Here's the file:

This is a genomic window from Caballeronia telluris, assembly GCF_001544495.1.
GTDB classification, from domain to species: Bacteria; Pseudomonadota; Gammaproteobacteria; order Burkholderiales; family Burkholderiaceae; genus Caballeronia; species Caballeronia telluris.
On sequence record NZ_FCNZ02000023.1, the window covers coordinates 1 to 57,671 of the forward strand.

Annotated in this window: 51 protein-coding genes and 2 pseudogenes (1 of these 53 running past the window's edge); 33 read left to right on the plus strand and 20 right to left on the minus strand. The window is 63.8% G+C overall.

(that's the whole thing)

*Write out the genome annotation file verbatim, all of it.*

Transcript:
This is a genomic window from Caballeronia telluris, assembly GCF_001544495.1.
GTDB classification, from domain to species: Bacteria; Pseudomonadota; Gammaproteobacteria; order Burkholderiales; family Burkholderiaceae; genus Caballeronia; species Caballeronia telluris.
On sequence record NZ_FCNZ02000023.1, the window covers coordinates 1 to 57,671 of the forward strand.

Annotated in this window: 51 protein-coding genes and 2 pseudogenes (1 of these 53 running past the window's edge); 33 read left to right on the plus strand and 20 right to left on the minus strand. The window is 63.8% G+C overall.